By on January 19, 2009

Remember the Converj concept Caddy rolled out for the Detroit show? You know, the good looking Volt coupe? The one that was held up as a reason to bring PNGV back from beyond the grave? Anyway, you probably had your hopes up for a quick production run. After all, GM’s Car Czar Bob Lutz hath already proclaimed that a production Converj would look “exactly” like the concept. So it’s official, right? Right? When Automotive News [sub] actually asks the question, Lutz’s maximum takes a moment to aknowledge the presence of reality. “Ready to go? Well, first we have to prove to ourselves that we have the money,” Lutz says. “And then that it’s a high enough priority to displace something else, and that we can actually make money on the vehicle, and that there is potential customer interest and so forth. We haven’t done any of that work yet.” So now we know: “proving to ourselves that we have the money” is step one (post-concept) for GM product development. With an estimated debt load of $60b and a market cap of you-depress-yourself-with-the-math, that process of “proving to ourselves that we have the money” must make for some entertaining material. Reality series!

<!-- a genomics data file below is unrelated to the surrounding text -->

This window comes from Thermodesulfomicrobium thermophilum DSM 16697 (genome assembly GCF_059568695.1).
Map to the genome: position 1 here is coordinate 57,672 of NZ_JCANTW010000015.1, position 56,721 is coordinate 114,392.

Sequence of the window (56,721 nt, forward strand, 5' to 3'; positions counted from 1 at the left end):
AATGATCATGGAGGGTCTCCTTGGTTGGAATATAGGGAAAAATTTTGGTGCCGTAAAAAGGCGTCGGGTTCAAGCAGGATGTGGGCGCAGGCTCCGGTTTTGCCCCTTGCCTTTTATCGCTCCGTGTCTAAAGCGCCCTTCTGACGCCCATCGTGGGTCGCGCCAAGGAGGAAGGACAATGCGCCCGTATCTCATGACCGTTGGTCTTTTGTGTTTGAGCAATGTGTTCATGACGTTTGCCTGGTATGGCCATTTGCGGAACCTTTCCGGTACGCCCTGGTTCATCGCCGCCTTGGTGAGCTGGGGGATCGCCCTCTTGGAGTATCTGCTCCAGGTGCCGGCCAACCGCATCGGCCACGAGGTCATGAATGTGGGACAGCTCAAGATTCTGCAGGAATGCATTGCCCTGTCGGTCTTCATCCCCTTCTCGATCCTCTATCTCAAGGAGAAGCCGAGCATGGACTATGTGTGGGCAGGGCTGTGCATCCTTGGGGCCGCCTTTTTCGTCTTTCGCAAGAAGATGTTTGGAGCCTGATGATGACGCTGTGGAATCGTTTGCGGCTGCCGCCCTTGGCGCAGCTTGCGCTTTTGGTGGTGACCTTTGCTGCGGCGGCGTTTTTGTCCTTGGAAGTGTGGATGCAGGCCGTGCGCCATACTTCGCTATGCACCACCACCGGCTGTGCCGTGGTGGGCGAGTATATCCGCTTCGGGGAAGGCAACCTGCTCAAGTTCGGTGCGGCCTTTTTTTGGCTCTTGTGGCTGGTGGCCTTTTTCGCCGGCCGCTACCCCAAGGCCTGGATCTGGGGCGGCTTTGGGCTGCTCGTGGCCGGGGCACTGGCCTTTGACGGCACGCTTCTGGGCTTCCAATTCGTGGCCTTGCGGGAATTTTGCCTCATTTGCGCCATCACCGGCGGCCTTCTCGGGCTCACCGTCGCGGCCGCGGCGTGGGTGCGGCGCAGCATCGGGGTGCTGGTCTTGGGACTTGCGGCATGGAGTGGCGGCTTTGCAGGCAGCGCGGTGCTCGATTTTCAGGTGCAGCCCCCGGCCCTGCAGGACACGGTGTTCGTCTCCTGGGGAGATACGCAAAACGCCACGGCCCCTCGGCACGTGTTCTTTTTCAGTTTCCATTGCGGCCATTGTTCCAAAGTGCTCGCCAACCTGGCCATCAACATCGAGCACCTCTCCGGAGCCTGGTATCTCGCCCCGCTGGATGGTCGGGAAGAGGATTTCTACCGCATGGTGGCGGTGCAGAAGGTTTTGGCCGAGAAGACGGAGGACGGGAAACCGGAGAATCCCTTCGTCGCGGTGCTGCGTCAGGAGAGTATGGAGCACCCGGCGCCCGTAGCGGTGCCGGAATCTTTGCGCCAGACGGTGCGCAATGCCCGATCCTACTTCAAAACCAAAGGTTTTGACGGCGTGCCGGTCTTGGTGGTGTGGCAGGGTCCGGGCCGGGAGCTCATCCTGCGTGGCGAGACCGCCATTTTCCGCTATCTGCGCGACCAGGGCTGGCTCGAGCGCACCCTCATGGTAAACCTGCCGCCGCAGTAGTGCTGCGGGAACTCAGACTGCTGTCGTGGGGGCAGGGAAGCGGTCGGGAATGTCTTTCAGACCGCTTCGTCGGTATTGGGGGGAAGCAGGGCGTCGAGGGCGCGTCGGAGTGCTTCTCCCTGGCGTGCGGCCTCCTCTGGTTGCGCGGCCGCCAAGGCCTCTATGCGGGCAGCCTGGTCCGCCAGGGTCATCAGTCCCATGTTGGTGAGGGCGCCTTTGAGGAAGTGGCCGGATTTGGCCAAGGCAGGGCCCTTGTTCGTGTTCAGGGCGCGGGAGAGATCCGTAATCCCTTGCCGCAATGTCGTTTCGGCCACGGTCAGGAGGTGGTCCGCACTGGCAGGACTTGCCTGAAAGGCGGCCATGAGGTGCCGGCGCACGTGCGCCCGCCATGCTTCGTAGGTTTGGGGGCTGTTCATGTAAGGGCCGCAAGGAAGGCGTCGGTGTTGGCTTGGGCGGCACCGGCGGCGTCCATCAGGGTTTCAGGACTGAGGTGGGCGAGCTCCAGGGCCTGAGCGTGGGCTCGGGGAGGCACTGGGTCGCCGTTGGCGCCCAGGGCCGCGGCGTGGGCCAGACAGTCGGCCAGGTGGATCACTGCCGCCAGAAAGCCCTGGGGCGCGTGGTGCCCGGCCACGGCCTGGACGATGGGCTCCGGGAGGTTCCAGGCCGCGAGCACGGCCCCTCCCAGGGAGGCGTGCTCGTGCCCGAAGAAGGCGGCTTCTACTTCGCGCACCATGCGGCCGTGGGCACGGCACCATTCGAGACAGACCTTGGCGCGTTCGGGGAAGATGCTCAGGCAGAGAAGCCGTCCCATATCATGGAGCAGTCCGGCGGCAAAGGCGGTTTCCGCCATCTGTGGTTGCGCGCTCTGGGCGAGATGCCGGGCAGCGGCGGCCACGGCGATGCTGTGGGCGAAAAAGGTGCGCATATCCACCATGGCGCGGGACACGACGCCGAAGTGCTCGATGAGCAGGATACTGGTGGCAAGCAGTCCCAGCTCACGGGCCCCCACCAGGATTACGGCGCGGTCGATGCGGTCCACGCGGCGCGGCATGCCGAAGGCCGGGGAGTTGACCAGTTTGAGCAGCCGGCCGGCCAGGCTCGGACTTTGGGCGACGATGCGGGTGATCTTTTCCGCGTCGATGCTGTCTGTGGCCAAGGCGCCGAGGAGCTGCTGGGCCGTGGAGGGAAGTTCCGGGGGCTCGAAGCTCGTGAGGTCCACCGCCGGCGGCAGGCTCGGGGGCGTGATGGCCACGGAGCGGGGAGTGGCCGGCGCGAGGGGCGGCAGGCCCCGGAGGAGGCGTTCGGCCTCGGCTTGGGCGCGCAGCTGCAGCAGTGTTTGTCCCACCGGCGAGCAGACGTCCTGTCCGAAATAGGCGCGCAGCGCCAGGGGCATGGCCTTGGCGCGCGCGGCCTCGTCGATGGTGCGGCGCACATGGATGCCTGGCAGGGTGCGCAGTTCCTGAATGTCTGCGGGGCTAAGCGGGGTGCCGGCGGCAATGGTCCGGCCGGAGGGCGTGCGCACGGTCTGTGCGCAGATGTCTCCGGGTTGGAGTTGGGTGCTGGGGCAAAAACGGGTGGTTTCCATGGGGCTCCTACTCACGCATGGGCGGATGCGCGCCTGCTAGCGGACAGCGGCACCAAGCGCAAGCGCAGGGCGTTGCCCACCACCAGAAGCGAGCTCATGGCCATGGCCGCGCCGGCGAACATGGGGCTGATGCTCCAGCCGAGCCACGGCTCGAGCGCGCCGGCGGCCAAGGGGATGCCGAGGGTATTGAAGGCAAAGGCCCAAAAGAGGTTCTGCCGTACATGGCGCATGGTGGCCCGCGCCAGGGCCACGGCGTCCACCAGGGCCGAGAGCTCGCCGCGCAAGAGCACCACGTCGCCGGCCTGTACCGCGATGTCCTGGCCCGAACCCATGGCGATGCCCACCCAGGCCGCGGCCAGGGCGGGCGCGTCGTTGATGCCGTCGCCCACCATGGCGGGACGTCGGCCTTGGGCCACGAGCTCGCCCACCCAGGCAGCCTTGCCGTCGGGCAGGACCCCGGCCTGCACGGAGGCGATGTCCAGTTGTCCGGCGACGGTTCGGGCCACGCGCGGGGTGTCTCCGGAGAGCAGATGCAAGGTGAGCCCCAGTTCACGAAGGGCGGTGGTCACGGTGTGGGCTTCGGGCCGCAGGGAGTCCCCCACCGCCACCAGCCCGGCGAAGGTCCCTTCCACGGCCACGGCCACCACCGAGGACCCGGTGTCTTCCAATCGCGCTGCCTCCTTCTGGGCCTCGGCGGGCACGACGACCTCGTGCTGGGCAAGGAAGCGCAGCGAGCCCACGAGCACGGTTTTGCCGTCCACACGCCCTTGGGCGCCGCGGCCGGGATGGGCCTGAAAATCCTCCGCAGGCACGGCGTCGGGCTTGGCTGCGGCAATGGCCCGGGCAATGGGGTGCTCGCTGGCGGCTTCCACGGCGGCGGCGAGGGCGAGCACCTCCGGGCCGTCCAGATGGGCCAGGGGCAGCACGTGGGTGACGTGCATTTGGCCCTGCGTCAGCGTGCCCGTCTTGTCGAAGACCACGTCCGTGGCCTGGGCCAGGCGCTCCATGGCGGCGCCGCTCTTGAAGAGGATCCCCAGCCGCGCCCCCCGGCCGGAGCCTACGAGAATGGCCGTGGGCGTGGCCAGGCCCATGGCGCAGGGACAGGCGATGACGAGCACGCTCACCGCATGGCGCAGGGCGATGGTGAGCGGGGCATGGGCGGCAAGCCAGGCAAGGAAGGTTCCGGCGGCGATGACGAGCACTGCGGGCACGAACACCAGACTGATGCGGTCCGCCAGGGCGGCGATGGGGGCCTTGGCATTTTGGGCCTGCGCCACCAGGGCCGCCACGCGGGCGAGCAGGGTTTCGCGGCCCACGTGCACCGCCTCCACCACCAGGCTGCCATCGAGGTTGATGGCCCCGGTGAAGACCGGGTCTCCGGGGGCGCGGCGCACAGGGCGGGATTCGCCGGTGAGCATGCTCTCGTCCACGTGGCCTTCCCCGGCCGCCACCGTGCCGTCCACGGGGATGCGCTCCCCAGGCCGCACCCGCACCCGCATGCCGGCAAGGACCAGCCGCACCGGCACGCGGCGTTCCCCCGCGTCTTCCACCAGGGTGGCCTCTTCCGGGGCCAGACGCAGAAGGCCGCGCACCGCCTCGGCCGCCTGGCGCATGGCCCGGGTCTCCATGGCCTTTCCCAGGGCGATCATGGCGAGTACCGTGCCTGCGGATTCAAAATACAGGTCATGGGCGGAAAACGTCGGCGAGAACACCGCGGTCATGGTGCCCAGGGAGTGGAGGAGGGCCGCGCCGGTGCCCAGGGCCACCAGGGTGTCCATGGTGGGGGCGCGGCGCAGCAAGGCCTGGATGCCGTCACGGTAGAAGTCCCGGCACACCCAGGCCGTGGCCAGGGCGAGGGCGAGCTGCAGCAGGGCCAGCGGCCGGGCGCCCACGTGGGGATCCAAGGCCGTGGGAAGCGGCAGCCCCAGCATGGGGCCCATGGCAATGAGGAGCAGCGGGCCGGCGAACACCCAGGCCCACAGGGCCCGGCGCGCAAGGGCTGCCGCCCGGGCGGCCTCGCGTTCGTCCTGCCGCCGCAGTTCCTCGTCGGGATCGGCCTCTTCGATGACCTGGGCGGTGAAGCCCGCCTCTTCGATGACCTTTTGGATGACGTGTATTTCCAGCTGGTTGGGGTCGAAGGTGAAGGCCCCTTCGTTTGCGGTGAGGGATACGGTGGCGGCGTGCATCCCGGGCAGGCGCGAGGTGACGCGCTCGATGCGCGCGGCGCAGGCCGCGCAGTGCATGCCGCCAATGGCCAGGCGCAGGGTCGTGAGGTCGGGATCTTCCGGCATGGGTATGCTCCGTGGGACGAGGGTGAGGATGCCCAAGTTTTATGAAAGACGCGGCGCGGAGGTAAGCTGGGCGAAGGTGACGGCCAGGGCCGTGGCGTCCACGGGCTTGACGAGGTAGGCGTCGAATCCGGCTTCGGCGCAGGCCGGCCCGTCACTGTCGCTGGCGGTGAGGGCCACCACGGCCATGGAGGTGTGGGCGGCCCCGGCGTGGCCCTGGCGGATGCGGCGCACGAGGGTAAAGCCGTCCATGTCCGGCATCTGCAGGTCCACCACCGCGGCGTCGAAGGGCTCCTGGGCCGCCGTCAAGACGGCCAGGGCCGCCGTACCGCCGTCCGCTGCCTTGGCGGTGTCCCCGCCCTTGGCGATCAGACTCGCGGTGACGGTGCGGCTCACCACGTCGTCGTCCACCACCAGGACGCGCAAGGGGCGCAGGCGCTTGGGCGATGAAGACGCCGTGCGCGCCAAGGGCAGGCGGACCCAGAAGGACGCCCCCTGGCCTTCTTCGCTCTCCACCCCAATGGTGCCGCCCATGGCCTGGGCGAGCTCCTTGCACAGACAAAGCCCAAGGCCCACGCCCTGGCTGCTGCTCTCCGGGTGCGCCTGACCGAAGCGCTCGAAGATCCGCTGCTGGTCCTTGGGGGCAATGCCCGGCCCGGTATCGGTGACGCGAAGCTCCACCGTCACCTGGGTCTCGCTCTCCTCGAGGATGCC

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14 Comments on “Volt Birth Watch 124: Champagne Wishes And CadiVolt Dreams...”

  • avatar

    It is entirely possible GM could turn on a dime and produce the Converj next to the Volt. The sad thing is, “turning on a dime” for GM means something like the 4 years taken to move the Pontiac Solstice from concept to production. A 2013 Converj would be nice, but it is a very long way off in this economic environment.

  • avatar

    On one hand, it makes sense to make a Cadillac on the Volt platform. It would have a higher profit margin and help recover costs faster. Lexus thinks there’s a market for luxury green cars, just having introduced a Lexus version of the Prius. I think the styling of the Converj is so good that there shouldn’t be a Cimmaron factor here. Still, GM would have to do something to the drive train to distinguish it from the Volt. Or, maybe not. Fisker is using a turbo Ecotec 4cyl to run their generator. If Fisker can sell an $80,000 car with a GM four pot, I suppose that GM can sell a $50,000-$60,000 car with one too.